There are other players the Democrats might want to spread a little blame on as well. In the case of Dobbs now at the Court, their champion Justice Sotomayor failed to lay a legal glove on her opponents. While the conservative and swing justices walked their colleagues through case after important case where precedent was overturned, she whined like a 1L that precedents she supported were untouchable. She chided her colleagues if they overturned Roe the whole Court would lose credibility and take on a “stench.” She spoke like someone running for election in San Francisco, not a sober justice building a case her colleagues would sign on to. She seemed to forget at oral arguments the justices aren’t really talking to the attorneys before them; rather, they’re talking to each other through the lawyer at the lectern. But at least her no doubt snarky dissent will earn her comparisons to the Notorious RBG.
    Speaking of RBG, perhaps she deserves a dainty teaspoon of blame. Her hubris in a) thinking she would live forever and b) assuming Hillary would be anointed and choose her successor lead directly to Donald Trump’s signature political triumph, turning the Court right. The blood of the martyr Breyer waters RBG’s grave site.
    Which also suggests Barack Obama, who failed to fight for his Supreme Court nominee Merrick Garland, shares some blame. Claiming Obama could not effectively fight for his nominee because of Republican opposition again begs the question of why bother to elect a Democrat at all if they’re just going to fail and blame the other party for their failure. You’re just not a very good politician if you can only get things done with a super-majority.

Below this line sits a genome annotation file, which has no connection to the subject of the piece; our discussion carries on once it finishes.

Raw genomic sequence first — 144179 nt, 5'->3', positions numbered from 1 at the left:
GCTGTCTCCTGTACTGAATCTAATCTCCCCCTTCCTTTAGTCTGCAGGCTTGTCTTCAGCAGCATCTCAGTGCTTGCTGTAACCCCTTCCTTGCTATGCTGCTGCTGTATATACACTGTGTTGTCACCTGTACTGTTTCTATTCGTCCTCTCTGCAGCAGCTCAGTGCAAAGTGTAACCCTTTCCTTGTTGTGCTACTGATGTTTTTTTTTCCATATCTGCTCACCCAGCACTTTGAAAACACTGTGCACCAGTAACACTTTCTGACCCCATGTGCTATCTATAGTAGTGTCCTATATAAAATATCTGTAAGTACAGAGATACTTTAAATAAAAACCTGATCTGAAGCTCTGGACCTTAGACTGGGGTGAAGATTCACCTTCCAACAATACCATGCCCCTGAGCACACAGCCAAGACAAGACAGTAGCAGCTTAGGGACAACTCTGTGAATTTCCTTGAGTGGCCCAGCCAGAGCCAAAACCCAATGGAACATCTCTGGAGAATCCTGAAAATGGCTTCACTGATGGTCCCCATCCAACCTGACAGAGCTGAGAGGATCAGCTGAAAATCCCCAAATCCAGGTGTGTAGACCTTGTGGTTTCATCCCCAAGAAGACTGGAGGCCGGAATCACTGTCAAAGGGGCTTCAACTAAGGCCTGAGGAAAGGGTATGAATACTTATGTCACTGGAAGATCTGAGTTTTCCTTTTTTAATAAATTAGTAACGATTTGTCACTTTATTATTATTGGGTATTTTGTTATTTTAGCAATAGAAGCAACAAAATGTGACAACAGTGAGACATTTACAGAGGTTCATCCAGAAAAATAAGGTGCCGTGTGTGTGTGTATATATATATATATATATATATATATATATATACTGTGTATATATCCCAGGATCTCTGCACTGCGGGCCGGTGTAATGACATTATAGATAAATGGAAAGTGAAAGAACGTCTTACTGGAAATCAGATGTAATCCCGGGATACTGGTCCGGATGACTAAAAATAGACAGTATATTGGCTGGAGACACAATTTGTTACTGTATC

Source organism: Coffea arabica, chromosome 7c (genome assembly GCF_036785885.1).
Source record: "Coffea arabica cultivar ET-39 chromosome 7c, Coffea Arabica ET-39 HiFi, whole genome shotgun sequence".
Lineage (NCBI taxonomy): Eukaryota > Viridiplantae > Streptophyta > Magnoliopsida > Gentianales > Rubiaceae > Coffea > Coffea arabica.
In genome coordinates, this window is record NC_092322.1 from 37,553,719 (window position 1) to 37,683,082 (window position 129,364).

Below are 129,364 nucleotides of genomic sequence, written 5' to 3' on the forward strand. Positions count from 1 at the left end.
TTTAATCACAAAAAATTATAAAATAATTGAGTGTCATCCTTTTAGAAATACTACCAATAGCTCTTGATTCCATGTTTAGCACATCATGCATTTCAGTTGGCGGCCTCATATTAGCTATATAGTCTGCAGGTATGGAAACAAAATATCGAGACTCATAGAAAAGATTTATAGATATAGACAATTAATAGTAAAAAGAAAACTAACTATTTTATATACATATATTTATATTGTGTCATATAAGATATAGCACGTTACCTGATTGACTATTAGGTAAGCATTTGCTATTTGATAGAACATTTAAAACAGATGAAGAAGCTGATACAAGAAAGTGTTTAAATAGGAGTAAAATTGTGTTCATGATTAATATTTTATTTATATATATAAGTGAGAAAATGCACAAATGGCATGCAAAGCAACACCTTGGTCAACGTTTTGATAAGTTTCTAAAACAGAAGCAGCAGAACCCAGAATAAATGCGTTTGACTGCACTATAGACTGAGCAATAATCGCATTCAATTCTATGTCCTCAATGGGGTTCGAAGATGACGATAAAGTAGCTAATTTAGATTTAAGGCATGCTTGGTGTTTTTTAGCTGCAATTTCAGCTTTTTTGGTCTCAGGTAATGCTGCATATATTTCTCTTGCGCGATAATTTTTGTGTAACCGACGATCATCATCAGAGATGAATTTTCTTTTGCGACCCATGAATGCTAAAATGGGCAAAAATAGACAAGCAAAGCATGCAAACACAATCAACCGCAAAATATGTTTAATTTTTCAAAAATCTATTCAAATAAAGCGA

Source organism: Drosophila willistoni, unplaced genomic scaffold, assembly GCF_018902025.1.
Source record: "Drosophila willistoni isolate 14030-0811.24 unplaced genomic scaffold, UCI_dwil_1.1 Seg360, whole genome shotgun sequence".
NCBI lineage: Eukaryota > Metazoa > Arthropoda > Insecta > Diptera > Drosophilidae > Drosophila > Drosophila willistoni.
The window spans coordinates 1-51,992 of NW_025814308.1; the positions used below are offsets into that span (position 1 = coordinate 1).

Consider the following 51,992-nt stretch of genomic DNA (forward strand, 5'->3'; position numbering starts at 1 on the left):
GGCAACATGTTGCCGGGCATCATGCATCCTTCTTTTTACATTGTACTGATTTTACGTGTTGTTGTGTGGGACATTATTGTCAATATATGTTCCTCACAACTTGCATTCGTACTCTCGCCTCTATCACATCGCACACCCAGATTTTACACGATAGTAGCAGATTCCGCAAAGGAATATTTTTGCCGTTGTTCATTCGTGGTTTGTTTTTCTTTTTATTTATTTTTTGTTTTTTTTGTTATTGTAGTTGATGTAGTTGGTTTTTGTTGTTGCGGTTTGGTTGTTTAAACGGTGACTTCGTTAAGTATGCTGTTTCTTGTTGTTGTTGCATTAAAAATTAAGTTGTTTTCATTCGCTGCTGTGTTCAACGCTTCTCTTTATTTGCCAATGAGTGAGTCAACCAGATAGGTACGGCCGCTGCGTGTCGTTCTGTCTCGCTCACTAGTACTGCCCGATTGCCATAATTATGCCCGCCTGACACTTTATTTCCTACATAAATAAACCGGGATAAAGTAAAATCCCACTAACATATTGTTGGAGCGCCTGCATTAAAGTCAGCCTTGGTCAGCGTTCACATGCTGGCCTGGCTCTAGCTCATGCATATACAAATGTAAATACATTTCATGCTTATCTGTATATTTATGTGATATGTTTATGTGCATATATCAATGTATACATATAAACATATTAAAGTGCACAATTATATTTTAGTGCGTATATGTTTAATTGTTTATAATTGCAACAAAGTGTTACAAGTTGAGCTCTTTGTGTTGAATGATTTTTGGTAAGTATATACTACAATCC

More broadly, blame should Roe fall lies in part with the feminist movement and the far-left of the Democratic party. They long ago insisted on including the contentious issue of abortion in with the basket of more broadly supported women’s issues, such as equal pay. They then turned away many middle-of-the-road voters and “purple” women by tying abortion rights into all sorts of issues which do not enjoy consensus dealing with LGB and incessantly, trans people. “America’s anti-abortion agenda is also anti-trans” announced one queer media outlet matter-of-factly. “Banning trans people from public life and banning abortion are all about installing a regime of gender roles.” For those whose idea of “a regime of gender roles” means basic biology not same-sex toilets the argument is as non-inclusionary as an NFL locker room.